Thursday, May 11th Geoff and I loaded up our car here in Myrtle Beach and made the trip North, stopping halfway to drop $800 and three unplanned for hours at a small service center in Chatham, Virgina, on two new wheel bearings for my Subaru.
Might as well really make this a true adventure from the start.
We eventually make it to Seven Bends State Park in Woodstock, VA, the location of the race start and finish, just in time for the pre-race meeting. Our later than anticipated arrival means we scramble through the mandatory gear check, as well as team photos.
We'd be racing as Team "Nerdy by Nature" - an homage to our sciencey-nerdy selves (Zach and Morgan are both Physicians, I'm an exercise physiologist, and Geoff is a full time running coach) and the fact that we all simply love being outdoors in nature.
We make it back to our AirBnB by 8 pm, and get to work on the long, tedious task of plotting dozens of UTM coordinates across a handful of maps.
This would be my first ever adventure race where I was not acting as the navigator. It felt a little foreign at first to not be the one pouring over the maps, but the truth was after a long, stressful day of travel, I was exhausted, and more than happy to give up the reigns.
And by "more than happy" I actually mean "falling asleep at the table". Oops.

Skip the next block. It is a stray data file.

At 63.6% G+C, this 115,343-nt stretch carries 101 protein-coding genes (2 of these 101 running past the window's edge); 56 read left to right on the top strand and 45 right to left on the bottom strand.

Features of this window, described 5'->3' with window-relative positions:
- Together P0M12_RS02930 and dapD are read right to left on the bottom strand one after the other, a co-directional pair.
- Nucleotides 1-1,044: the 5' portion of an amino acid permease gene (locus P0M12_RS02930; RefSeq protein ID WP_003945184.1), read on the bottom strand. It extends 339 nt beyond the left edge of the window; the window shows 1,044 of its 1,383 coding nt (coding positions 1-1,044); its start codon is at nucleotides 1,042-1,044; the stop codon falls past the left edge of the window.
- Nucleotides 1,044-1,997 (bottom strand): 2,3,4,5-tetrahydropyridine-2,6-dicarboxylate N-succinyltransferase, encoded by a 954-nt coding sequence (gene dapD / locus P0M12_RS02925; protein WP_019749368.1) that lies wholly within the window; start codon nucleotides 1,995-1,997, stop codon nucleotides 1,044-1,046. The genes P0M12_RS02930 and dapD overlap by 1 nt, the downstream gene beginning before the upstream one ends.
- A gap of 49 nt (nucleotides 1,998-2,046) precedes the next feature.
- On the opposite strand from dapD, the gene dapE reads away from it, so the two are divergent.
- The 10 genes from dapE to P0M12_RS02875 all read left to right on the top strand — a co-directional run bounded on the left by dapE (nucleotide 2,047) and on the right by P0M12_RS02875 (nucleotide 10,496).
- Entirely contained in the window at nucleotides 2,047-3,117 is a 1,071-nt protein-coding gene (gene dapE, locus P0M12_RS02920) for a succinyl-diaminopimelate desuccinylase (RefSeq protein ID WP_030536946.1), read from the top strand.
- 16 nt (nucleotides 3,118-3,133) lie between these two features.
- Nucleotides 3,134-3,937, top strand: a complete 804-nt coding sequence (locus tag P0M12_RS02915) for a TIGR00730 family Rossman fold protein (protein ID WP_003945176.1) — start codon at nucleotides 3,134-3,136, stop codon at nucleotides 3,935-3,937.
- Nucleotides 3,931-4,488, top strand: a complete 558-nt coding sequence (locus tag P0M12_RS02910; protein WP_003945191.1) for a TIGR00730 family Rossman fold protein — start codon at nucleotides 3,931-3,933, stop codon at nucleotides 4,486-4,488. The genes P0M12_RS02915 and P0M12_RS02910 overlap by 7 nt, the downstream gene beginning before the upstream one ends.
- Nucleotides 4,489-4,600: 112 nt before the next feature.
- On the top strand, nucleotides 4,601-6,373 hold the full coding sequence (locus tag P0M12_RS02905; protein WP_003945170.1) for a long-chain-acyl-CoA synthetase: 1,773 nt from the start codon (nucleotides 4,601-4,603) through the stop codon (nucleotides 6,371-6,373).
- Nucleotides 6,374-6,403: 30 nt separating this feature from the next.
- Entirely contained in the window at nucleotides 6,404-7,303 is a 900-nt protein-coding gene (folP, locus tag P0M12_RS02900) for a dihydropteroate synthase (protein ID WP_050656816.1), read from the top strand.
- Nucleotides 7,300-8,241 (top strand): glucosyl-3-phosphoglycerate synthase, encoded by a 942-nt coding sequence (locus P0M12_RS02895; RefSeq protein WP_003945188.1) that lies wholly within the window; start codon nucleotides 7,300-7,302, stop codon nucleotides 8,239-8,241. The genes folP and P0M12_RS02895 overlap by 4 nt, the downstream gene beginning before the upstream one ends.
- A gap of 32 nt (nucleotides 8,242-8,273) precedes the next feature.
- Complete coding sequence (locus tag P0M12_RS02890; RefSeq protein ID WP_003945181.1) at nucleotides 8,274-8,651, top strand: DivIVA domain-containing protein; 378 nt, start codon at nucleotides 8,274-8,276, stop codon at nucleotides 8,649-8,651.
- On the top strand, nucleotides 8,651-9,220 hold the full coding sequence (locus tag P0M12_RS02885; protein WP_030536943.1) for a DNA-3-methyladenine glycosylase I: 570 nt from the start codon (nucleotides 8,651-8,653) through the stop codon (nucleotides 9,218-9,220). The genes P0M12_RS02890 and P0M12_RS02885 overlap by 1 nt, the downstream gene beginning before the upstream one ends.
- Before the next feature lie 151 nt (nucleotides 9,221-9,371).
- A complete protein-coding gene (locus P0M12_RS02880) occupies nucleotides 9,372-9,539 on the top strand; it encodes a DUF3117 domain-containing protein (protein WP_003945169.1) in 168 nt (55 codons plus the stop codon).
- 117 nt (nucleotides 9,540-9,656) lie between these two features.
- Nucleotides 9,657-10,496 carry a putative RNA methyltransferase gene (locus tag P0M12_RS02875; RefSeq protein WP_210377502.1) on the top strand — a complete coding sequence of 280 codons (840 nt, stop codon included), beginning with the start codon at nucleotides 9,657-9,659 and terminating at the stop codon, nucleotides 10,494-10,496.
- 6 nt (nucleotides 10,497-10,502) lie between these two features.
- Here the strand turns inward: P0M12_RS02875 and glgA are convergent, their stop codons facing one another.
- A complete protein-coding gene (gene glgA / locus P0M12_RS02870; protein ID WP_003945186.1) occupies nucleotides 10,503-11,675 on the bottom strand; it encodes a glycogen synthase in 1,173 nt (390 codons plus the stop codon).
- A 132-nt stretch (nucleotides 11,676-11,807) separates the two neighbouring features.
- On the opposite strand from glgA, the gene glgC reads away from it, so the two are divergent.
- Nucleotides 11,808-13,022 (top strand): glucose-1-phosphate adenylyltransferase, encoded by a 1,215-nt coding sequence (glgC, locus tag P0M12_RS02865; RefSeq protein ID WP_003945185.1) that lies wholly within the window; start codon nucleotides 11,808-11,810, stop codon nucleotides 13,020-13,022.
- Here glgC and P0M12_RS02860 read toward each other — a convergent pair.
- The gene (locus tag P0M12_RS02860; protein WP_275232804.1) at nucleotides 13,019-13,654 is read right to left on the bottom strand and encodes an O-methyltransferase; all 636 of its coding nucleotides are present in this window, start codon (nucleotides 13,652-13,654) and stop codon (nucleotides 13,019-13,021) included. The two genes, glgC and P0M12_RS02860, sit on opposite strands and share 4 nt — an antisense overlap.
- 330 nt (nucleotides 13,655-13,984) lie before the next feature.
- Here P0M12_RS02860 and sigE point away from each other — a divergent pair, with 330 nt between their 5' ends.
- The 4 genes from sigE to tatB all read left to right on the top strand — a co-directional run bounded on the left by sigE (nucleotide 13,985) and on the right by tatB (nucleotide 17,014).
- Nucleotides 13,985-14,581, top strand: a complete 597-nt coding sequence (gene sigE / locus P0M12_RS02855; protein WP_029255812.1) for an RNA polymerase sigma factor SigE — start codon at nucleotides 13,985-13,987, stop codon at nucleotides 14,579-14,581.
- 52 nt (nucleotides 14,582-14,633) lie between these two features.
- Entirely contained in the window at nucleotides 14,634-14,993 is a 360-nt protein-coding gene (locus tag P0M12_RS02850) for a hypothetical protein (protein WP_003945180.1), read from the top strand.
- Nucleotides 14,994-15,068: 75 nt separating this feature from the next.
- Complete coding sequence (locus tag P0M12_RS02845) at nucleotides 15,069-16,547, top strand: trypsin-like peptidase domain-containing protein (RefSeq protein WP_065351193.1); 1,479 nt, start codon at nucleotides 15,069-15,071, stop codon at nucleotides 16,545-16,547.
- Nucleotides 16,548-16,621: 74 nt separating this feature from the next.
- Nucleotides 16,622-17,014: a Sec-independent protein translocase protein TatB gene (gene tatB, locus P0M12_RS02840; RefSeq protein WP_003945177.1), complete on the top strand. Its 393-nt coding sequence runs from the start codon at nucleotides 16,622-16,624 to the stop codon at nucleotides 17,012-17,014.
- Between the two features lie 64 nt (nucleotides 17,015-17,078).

Race start wouldn't be until 9:00 am on Friday morning, which made for a significantly less stressful morning...especially considering we were up well past my old-lady-bed-time the night before, plotting CP's.
We arrive to the race start with plenty of time to drop our gear bins (2 per team) and empty paddle bag (1 per team), as well as set up our tents and stage our own TA area, as the park would be the location of our second transition area.
The prologue at the start of this race would be fairly simple: all teams would run to the very first CP, not a half a mile down a gravel road from the start. From there, only one teammate would continue on to grab CP2, maybe another half mile down the road. The other teammates could head back to the start and get their bikes and packs ready for the first stage.